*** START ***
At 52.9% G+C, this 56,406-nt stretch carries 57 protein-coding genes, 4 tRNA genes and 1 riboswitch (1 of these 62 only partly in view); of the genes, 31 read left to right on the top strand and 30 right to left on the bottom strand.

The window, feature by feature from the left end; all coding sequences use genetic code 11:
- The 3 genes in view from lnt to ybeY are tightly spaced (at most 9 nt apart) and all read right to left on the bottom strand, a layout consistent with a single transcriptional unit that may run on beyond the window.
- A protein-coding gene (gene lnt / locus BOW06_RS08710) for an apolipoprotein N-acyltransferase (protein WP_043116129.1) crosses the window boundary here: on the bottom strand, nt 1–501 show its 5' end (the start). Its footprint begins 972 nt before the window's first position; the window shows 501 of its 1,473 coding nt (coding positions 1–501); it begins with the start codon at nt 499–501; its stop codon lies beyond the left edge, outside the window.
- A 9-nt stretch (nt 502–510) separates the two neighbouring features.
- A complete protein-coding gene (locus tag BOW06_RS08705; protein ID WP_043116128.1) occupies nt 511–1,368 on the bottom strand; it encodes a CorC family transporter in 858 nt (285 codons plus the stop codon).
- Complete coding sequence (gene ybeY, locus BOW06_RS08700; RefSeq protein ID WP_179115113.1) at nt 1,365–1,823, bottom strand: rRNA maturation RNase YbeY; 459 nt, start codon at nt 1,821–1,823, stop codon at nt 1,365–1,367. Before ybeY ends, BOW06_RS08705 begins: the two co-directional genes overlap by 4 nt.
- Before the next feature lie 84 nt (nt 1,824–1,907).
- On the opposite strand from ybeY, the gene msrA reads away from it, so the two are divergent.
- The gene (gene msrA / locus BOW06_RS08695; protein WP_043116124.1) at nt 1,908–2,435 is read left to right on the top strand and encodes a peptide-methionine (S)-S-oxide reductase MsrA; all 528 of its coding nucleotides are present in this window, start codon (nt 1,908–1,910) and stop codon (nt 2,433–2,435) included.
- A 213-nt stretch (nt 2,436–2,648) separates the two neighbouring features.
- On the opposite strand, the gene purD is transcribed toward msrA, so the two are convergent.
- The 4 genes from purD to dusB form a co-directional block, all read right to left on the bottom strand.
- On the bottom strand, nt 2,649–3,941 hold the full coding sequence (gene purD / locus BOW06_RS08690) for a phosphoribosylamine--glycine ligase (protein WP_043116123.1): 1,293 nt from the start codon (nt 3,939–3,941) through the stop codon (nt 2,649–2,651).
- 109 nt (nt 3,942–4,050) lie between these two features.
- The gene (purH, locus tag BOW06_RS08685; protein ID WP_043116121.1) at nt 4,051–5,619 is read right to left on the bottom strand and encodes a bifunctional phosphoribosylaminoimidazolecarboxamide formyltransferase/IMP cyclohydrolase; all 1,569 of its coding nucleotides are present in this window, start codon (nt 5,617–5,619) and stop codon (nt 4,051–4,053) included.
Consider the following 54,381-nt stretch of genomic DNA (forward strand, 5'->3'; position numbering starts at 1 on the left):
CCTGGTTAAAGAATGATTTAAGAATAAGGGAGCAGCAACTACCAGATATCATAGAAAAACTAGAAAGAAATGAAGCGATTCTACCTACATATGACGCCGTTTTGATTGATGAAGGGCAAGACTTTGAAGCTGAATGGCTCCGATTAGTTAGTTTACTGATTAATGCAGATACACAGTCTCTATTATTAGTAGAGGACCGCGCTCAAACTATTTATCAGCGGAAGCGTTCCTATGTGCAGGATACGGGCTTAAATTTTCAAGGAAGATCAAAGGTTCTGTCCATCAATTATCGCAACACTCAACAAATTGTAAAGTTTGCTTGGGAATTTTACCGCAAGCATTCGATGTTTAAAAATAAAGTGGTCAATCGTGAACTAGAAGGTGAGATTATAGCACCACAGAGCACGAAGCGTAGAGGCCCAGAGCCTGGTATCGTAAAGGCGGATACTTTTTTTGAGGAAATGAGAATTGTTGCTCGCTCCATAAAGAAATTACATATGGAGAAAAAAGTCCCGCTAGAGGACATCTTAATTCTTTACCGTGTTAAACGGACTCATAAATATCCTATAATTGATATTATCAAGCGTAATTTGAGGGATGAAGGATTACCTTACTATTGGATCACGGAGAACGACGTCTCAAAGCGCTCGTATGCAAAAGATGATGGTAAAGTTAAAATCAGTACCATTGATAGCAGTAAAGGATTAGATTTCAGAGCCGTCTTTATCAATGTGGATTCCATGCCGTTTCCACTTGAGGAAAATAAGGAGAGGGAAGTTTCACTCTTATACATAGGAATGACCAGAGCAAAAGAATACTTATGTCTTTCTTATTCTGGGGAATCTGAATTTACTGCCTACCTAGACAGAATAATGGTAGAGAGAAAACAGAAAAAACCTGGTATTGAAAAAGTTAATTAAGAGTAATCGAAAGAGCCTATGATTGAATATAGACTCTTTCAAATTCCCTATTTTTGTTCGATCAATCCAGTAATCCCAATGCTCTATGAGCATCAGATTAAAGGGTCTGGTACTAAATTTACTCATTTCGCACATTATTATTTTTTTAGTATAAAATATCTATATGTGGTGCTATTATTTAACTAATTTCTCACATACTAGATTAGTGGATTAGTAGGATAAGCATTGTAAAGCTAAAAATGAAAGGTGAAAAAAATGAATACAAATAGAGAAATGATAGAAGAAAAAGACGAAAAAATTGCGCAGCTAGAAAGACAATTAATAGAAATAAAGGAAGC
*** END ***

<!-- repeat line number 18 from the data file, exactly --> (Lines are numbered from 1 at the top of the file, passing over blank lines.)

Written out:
CCTGGTTAAAGAATGATTTAAGAATAAGGGAGCAGCAACTACCAGATATCATAGAAAAACTAGAAAGAAATGAAGCGATTCTACCTACATATGACGCCGTTTTGATTGATGAAGGGCAAGACTTTGAAGCTGAATGGCTCCGATTAGTTAGTTTACTGATTAATGCAGATACACAGTCTCTATTATTAGTAGAGGACCGCGCTCAAACTATTTATCAGCGGAAGCGTTCCTATGTGCAGGATACGGGCTTAAATTTTCAAGGAAGATCAAAGGTTCTGTCCATCAATTATCGCAACACTCAACAAATTGTAAAGTTTGCTTGGGAATTTTACCGCAAGCATTCGATGTTTAAAAATAAAGTGGTCAATCGTGAACTAGAAGGTGAGATTATAGCACCACAGAGCACGAAGCGTAGAGGCCCAGAGCCTGGTATCGTAAAGGCGGATACTTTTTTTGAGGAAATGAGAATTGTTGCTCGCTCCATAAAGAAATTACATATGGAGAAAAAAGTCCCGCTAGAGGACATCTTAATTCTTTACCGTGTTAAACGGACTCATAAATATCCTATAATTGATATTATCAAGCGTAATTTGAGGGATGAAGGATTACCTTACTATTGGATCACGGAGAACGACGTCTCAAAGCGCTCGTATGCAAAAGATGATGGTAAAGTTAAAATCAGTACCATTGATAGCAGTAAAGGATTAGATTTCAGAGCCGTCTTTATCAATGTGGATTCCATGCCGTTTCCACTTGAGGAAAATAAGGAGAGGGAAGTTTCACTCTTATACATAGGAATGACCAGAGCAAAAGAATACTTATGTCTTTCTTATTCTGGGGAATCTGAATTTACTGCCTACCTAGACAGAATAATGGTAGAGAGAAAACAGAAAAAACCTGGTATTGAAAAAGTTAATTAAGAGTAATCGAAAGAGCCTATGATTGAATATAGACTCTTTCAAATTCCCTATTTTTGTTCGATCAATCCAGTAATCCCAATGCTCTATGAGCATCAGATTAAAGGGTCTGGTACTAAATTTACTCATTTCGCACATTATTATTTTTTTAGTATAAAATATCTATATGTGGTGCTATTATTTAACTAATTTCTCACATACTAGATTAGTGGATTAGTAGGATAAGCATTGTAAAGCTAAAAATGAAAGGTGAAAAAAATGAATACAAATAGAGAAATGATAGAAGAAAAAGACGAAAAAATTGCGCAGCTAGAAAGACAATTAATAGAAATAAAGGAAGC